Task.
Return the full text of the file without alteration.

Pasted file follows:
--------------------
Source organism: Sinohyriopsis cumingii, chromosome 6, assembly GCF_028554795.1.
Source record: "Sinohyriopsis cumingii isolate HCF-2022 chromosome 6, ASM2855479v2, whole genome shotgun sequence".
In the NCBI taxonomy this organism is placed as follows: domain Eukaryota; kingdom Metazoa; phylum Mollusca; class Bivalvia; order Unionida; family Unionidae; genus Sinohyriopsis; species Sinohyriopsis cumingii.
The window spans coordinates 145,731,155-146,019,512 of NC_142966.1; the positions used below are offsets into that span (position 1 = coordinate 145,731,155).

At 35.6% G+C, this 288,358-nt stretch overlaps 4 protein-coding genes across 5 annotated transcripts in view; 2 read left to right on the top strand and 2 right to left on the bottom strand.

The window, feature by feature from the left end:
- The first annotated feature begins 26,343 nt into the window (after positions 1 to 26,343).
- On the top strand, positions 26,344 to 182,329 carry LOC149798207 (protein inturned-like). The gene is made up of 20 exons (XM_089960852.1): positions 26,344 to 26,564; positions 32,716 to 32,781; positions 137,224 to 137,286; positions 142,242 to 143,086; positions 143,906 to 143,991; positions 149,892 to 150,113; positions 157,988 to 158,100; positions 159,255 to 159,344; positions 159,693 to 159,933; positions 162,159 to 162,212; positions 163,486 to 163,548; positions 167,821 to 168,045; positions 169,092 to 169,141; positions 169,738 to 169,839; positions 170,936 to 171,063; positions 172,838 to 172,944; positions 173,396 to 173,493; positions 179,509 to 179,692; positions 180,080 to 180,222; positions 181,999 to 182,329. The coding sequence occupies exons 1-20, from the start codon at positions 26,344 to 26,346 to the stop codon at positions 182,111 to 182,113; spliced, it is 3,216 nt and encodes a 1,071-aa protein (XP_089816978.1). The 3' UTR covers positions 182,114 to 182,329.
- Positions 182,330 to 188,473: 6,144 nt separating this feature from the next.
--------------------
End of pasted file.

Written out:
Source organism: Sinohyriopsis cumingii, chromosome 6, assembly GCF_028554795.1.
Source record: "Sinohyriopsis cumingii isolate HCF-2022 chromosome 6, ASM2855479v2, whole genome shotgun sequence".
In the NCBI taxonomy this organism is placed as follows: domain Eukaryota; kingdom Metazoa; phylum Mollusca; class Bivalvia; order Unionida; family Unionidae; genus Sinohyriopsis; species Sinohyriopsis cumingii.
The window spans coordinates 145,731,155-146,019,512 of NC_142966.1; the positions used below are offsets into that span (position 1 = coordinate 145,731,155).

At 35.6% G+C, this 288,358-nt stretch overlaps 4 protein-coding genes across 5 annotated transcripts in view; 2 read left to right on the top strand and 2 right to left on the bottom strand.

The window, feature by feature from the left end:
- The first annotated feature begins 26,343 nt into the window (after positions 1 to 26,343).
- On the top strand, positions 26,344 to 182,329 carry LOC149798207 (protein inturned-like). The gene is made up of 20 exons (XM_089960852.1): positions 26,344 to 26,564; positions 32,716 to 32,781; positions 137,224 to 137,286; positions 142,242 to 143,086; positions 143,906 to 143,991; positions 149,892 to 150,113; positions 157,988 to 158,100; positions 159,255 to 159,344; positions 159,693 to 159,933; positions 162,159 to 162,212; positions 163,486 to 163,548; positions 167,821 to 168,045; positions 169,092 to 169,141; positions 169,738 to 169,839; positions 170,936 to 171,063; positions 172,838 to 172,944; positions 173,396 to 173,493; positions 179,509 to 179,692; positions 180,080 to 180,222; positions 181,999 to 182,329. The coding sequence occupies exons 1-20, from the start codon at positions 26,344 to 26,346 to the stop codon at positions 182,111 to 182,113; spliced, it is 3,216 nt and encodes a 1,071-aa protein (XP_089816978.1). The 3' UTR covers positions 182,114 to 182,329.
- Positions 182,330 to 188,473: 6,144 nt separating this feature from the next.